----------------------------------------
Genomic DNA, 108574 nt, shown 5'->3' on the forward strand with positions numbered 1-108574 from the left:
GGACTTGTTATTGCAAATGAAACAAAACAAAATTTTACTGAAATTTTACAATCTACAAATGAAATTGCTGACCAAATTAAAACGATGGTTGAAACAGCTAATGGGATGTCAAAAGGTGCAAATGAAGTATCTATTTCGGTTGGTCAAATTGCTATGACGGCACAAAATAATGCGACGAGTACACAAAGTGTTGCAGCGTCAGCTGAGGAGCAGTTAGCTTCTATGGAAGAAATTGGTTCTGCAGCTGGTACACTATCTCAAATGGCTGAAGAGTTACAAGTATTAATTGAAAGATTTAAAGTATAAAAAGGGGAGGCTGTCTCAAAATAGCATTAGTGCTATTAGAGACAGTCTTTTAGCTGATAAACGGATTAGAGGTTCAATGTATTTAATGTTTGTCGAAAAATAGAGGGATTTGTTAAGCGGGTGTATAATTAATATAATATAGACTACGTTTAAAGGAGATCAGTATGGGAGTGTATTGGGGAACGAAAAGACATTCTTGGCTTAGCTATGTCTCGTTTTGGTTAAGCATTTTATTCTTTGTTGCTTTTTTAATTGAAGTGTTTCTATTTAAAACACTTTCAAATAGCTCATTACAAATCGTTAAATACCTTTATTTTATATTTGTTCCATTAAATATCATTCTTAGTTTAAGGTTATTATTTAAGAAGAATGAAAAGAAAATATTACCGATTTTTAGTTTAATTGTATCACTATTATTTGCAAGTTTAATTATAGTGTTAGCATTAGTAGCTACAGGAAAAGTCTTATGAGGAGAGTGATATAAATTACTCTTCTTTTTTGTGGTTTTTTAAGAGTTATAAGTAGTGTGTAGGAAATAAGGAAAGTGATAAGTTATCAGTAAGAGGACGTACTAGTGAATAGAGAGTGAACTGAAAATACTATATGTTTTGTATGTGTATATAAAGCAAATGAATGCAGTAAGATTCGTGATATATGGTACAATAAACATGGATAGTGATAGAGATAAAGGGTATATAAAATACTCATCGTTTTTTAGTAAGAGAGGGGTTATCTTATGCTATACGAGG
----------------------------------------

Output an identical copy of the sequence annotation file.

Genomic DNA, 108574 nt, shown 5'->3' on the forward strand with positions numbered 1-108574 from the left:
GGACTTGTTATTGCAAATGAAACAAAACAAAATTTTACTGAAATTTTACAATCTACAAATGAAATTGCTGACCAAATTAAAACGATGGTTGAAACAGCTAATGGGATGTCAAAAGGTGCAAATGAAGTATCTATTTCGGTTGGTCAAATTGCTATGACGGCACAAAATAATGCGACGAGTACACAAAGTGTTGCAGCGTCAGCTGAGGAGCAGTTAGCTTCTATGGAAGAAATTGGTTCTGCAGCTGGTACACTATCTCAAATGGCTGAAGAGTTACAAGTATTAATTGAAAGATTTAAAGTATAAAAAGGGGAGGCTGTCTCAAAATAGCATTAGTGCTATTAGAGACAGTCTTTTAGCTGATAAACGGATTAGAGGTTCAATGTATTTAATGTTTGTCGAAAAATAGAGGGATTTGTTAAGCGGGTGTATAATTAATATAATATAGACTACGTTTAAAGGAGATCAGTATGGGAGTGTATTGGGGAACGAAAAGACATTCTTGGCTTAGCTATGTCTCGTTTTGGTTAAGCATTTTATTCTTTGTTGCTTTTTTAATTGAAGTGTTTCTATTTAAAACACTTTCAAATAGCTCATTACAAATCGTTAAATACCTTTATTTTATATTTGTTCCATTAAATATCATTCTTAGTTTAAGGTTATTATTTAAGAAGAATGAAAAGAAAATATTACCGATTTTTAGTTTAATTGTATCACTATTATTTGCAAGTTTAATTATAGTGTTAGCATTAGTAGCTACAGGAAAAGTCTTATGAGGAGAGTGATATAAATTACTCTTCTTTTTTGTGGTTTTTTAAGAGTTATAAGTAGTGTGTAGGAAATAAGGAAAGTGATAAGTTATCAGTAAGAGGACGTACTAGTGAATAGAGAGTGAACTGAAAATACTATATGTTTTGTATGTGTATATAAAGCAAATGAATGCAGTAAGATTCGTGATATATGGTACAATAAACATGGATAGTGATAGAGATAAAGGGTATATAAAATACTCATCGTTTTTTAGTAAGAGAGGGGTTATCTTATGCTATACGAGG